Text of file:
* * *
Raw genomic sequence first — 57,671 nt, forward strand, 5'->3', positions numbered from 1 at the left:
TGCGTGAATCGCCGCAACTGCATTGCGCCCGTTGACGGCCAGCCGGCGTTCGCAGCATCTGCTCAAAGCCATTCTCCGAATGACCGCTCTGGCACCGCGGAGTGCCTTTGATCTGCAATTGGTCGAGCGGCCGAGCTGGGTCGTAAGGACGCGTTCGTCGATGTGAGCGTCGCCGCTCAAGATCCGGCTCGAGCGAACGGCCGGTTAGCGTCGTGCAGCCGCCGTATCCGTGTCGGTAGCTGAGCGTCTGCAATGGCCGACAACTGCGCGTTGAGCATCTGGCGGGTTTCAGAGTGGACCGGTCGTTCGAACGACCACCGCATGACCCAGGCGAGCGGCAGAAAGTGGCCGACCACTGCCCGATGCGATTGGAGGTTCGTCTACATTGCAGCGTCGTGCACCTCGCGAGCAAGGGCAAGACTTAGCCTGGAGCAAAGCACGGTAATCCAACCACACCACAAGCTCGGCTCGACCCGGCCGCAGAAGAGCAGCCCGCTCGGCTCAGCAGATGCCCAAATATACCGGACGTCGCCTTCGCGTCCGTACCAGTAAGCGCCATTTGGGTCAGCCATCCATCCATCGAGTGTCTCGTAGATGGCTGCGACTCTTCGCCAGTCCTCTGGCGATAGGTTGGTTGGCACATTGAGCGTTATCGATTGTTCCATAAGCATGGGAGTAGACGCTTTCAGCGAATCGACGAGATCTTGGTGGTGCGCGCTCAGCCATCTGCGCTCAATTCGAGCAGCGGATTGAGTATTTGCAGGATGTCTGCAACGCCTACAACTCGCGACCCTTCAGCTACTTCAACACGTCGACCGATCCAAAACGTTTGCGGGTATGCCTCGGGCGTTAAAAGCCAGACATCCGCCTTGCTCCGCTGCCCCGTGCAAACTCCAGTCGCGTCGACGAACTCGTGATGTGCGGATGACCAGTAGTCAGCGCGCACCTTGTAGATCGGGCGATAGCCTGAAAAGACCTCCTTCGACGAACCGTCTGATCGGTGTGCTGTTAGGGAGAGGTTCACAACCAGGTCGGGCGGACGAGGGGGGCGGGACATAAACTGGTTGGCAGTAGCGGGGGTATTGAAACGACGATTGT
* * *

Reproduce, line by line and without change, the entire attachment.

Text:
Raw genomic sequence first — 57,671 nt, forward strand, 5'->3', positions numbered from 1 at the left:
TGCGTGAATCGCCGCAACTGCATTGCGCCCGTTGACGGCCAGCCGGCGTTCGCAGCATCTGCTCAAAGCCATTCTCCGAATGACCGCTCTGGCACCGCGGAGTGCCTTTGATCTGCAATTGGTCGAGCGGCCGAGCTGGGTCGTAAGGACGCGTTCGTCGATGTGAGCGTCGCCGCTCAAGATCCGGCTCGAGCGAACGGCCGGTTAGCGTCGTGCAGCCGCCGTATCCGTGTCGGTAGCTGAGCGTCTGCAATGGCCGACAACTGCGCGTTGAGCATCTGGCGGGTTTCAGAGTGGACCGGTCGTTCGAACGACCACCGCATGACCCAGGCGAGCGGCAGAAAGTGGCCGACCACTGCCCGATGCGATTGGAGGTTCGTCTACATTGCAGCGTCGTGCACCTCGCGAGCAAGGGCAAGACTTAGCCTGGAGCAAAGCACGGTAATCCAACCACACCACAAGCTCGGCTCGACCCGGCCGCAGAAGAGCAGCCCGCTCGGCTCAGCAGATGCCCAAATATACCGGACGTCGCCTTCGCGTCCGTACCAGTAAGCGCCATTTGGGTCAGCCATCCATCCATCGAGTGTCTCGTAGATGGCTGCGACTCTTCGCCAGTCCTCTGGCGATAGGTTGGTTGGCACATTGAGCGTTATCGATTGTTCCATAAGCATGGGAGTAGACGCTTTCAGCGAATCGACGAGATCTTGGTGGTGCGCGCTCAGCCATCTGCGCTCAATTCGAGCAGCGGATTGAGTATTTGCAGGATGTCTGCAACGCCTACAACTCGCGACCCTTCAGCTACTTCAACACGTCGACCGATCCAAAACGTTTGCGGGTATGCCTCGGGCGTTAAAAGCCAGACATCCGCCTTGCTCCGCTGCCCCGTGCAAACTCCAGTCGCGTCGACGAACTCGTGATGTGCGGATGACCAGTAGTCAGCGCGCACCTTGTAGATCGGGCGATAGCCTGAAAAGACCTCCTTCGACGAACCGTCTGATCGGTGTGCTGTTAGGGAGAGGTTCACAACCAGGTCGGGCGGACGAGGGGGGCGGGACATAAACTGGTTGGCAGTAGCGGGGGTATTGAAACGACGATTGT